Understanding Muscle Cramps
What Is a Muscle Cramp?
Muscle cramps can affect all types of muscles and are especially common in the skeletal muscles (muscles we control voluntarily). They are frequently experienced in the extremities, especially in the calf muscles, legs and feet.
When we move our limbs the associated muscles contract and relax alternately. The same applies to the muscles of our posture which contract and relax in a synchronized manner.
When these muscles contract without our conscious input we call it a spasm, if the spasm is forceful and sustained we call it a cramp.
A muscle cramp is a sustained, painful, involuntary contracted muscle that can last from seconds to around 15 minutes or more, and may recur many times before it resolves itself. It can be associated with an entire muscle, part of a muscle, or several muscles that work in unison, such as the muscles used to flex adjacent fingers.
Muscles that we cannot control (involuntary muscles) such as muscles in the heart, bronchial tree, blood vessel walls, urine passages and intestinal tract etc can also spasm and cramp.
What Causes Muscle Cramps?
The most common theory is that muscle cramps are caused by over excited nerves stimulating the muscle. This can occur after:
- Nerve and/or muscle injury
- Low levels of potassium, magnesium or calcium
- After taking certain medications
- Rest (sometimes cramps just happen)
Vitamin deficiencies including B1 (thiamine), B5 (pantothenic acid) and B6 (pyridoxine) may also cause muscles to cramp.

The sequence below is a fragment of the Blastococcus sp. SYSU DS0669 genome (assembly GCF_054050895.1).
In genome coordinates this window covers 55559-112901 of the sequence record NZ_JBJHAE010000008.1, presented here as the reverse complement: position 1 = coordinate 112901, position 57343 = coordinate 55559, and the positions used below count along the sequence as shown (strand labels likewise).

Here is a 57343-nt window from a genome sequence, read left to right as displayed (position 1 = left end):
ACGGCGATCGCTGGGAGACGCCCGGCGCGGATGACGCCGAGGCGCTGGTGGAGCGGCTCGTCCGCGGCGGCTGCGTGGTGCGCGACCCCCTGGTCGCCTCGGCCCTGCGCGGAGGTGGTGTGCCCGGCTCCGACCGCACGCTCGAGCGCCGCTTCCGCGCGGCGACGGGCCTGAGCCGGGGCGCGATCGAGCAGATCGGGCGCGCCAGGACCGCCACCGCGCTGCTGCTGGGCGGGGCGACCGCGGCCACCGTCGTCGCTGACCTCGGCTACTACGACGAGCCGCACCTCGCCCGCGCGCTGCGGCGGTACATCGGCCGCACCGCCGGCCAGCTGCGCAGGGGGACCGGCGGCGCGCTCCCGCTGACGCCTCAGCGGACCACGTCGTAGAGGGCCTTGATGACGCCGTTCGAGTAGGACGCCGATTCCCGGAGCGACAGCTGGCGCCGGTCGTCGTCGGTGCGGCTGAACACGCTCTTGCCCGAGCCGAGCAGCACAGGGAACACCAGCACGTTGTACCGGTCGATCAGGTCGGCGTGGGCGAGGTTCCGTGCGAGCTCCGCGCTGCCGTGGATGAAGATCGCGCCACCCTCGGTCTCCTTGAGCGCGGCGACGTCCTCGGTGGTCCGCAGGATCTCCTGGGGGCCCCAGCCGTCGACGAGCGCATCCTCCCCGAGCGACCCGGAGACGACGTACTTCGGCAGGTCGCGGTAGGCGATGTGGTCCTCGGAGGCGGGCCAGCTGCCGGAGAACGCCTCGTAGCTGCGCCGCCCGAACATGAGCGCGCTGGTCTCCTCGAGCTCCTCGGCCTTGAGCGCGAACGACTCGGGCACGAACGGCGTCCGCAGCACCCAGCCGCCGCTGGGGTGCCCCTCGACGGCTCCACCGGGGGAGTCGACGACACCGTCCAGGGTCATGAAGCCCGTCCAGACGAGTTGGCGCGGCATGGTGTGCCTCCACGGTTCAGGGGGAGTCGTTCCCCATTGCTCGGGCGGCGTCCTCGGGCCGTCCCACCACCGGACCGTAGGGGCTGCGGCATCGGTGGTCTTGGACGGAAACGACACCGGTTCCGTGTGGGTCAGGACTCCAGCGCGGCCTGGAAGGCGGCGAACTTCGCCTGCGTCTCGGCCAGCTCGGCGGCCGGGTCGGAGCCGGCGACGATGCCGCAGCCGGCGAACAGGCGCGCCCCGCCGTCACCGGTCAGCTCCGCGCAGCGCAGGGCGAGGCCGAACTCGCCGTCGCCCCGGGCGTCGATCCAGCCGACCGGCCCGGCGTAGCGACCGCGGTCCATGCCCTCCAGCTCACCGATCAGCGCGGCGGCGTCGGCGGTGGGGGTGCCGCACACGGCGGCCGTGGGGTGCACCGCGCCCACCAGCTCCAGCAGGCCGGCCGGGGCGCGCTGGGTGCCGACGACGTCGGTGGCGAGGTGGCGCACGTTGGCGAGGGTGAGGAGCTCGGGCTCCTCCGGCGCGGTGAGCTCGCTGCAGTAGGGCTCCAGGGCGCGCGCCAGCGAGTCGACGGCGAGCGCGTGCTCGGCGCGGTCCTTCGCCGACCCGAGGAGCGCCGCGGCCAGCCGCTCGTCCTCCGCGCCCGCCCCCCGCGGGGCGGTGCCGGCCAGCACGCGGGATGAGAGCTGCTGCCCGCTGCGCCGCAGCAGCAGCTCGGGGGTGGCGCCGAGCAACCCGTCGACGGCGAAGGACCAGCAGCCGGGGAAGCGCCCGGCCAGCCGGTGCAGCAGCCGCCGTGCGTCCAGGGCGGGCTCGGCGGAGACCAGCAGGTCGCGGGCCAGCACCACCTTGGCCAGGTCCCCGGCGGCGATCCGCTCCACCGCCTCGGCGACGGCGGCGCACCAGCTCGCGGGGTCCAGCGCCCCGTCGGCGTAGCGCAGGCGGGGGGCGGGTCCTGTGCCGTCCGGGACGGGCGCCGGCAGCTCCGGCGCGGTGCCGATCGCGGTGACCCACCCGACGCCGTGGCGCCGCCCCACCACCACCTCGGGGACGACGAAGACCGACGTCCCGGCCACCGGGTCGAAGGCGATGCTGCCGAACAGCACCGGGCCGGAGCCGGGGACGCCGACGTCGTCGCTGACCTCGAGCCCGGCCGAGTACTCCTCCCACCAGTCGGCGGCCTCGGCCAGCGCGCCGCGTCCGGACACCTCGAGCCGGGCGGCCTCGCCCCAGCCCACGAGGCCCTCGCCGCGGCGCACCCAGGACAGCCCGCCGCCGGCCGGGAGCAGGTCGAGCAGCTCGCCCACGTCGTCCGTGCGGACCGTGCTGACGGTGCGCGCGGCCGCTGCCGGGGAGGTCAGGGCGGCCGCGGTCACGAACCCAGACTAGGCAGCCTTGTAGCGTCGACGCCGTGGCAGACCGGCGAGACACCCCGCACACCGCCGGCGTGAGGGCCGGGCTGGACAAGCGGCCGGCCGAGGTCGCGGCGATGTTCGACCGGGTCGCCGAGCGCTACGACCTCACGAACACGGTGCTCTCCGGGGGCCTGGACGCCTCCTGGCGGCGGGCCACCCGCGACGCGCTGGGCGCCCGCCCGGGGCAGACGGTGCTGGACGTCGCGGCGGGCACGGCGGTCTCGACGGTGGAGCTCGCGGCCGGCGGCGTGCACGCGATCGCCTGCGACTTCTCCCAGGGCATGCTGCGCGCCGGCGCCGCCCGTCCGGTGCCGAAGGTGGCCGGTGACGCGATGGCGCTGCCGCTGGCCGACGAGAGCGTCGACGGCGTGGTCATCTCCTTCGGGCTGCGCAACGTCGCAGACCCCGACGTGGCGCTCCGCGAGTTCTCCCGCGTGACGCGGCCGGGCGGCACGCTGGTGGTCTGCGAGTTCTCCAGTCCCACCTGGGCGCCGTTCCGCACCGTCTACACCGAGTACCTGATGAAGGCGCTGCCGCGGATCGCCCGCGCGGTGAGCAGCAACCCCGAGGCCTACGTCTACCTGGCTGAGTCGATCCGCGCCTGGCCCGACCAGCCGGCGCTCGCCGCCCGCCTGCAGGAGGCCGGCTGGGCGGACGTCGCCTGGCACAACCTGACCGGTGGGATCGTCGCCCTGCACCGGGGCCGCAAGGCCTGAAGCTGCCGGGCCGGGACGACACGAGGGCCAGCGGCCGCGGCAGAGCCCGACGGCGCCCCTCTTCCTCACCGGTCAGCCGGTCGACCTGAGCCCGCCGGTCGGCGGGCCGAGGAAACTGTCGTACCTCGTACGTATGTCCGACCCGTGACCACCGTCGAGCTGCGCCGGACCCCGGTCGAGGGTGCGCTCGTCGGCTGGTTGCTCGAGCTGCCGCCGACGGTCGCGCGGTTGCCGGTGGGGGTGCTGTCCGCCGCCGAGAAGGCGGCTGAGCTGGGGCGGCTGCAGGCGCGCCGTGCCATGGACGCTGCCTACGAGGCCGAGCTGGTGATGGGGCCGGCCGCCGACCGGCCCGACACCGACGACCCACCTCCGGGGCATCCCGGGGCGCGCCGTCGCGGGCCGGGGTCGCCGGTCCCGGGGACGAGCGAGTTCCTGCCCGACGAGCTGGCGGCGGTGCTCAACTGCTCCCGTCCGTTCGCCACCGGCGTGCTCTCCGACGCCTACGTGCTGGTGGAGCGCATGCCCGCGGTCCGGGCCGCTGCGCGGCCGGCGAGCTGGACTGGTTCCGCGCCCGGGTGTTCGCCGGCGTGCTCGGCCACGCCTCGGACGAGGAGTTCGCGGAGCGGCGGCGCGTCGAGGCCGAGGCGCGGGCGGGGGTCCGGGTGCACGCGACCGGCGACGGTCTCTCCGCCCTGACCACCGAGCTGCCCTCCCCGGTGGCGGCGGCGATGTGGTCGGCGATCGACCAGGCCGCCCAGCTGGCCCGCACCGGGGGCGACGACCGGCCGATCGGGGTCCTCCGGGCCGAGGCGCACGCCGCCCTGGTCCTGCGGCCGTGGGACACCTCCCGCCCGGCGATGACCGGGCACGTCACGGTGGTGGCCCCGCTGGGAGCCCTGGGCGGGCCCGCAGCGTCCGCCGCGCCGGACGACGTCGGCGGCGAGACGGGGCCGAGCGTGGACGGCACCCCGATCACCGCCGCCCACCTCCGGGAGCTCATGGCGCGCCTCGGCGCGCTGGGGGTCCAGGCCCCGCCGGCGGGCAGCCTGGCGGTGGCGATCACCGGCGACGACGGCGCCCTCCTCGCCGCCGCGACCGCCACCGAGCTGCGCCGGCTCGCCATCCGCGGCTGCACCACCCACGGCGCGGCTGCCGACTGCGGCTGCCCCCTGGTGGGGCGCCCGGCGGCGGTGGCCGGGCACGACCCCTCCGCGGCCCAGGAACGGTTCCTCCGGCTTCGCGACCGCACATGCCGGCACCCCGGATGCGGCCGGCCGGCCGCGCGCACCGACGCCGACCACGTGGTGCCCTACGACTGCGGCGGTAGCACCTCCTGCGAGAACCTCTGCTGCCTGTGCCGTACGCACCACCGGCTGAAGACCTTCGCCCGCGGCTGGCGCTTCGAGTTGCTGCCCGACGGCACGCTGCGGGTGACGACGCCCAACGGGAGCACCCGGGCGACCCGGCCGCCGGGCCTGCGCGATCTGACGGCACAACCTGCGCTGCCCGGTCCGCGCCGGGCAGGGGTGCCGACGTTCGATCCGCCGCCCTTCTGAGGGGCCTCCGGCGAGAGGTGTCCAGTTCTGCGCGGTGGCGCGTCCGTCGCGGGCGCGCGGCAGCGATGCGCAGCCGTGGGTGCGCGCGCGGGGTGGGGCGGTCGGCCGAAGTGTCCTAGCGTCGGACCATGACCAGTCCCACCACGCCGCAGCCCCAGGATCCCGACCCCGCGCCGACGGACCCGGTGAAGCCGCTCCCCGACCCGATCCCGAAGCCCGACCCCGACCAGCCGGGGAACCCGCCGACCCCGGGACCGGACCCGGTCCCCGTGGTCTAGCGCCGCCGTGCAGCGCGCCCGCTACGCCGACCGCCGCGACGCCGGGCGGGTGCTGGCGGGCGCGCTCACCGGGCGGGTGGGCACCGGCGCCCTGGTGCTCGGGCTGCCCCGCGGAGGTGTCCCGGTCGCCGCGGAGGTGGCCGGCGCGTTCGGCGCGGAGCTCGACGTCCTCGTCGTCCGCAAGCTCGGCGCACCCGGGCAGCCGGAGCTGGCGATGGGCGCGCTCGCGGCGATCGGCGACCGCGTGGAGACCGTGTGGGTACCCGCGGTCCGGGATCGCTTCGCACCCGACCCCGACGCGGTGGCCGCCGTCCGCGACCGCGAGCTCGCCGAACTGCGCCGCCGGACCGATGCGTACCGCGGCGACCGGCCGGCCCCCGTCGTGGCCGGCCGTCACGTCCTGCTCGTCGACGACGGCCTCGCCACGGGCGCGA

What Are Muscle Cramp Signs And Symptoms?
Muscle cramps cause:
- Pain in the cramping muscle (From mild to severe)
- The cramping muscle becomes firm/hard
Muscle Cramp Treatments
Medication is not usually necessary for normal muscle cramps, because of the short duration most muscle cramps would have subsided before the medication could take effect.
The best way to treat a muscle cramp is to use any method available to relax the cramping muscle. This generally involves stretching the affected area, massage, and/or the application of heat (hot soak or heat pad).
Other methods treat the underlying condition causing the muscle cramps and may include things like:
- Replenishing electrolytes
- Calcium supplements
- Hormone treatment
If you tend to cramp after vigorous physical activity it may be due to fluid loss. If this is the case it is important to replenish fluids and electrolytes – especially sodium and potassium.
Muscle cramps are generally a temporary nuisance, if they recur frequently or last for an abnormal period of time see your doctor. Persistent, ongoing muscle cramps may require definitive testing and evaluation.
Effective Stretches To Get Rid Of Muscle Cramps
Feet And Legs – Stand up and walk around (that’s a no brainer)
Calf muscle – With the legs straight curl the foot and toes up towards the head
Cramps in the hand – place your hand as flat as you can on a wall with the fingers facing down
How to Prevent Muscle Cramps
The following may help prevent muscle cramps:
- Stretch before and after exercise (especially after, whilst you are nice and warm)
- Warm up before and cool down after physical activity
- Drink fluids before, during and after physical activity
- If you sweat a lot replace electrolytes (especially sodium and potassium) with sports drinks etc.
- Avoid excessive fatigue
- For cramps during pregnancy you may use calcium and magnesium supplements, and drinking tonic water (quinine) before bed may help with night cramps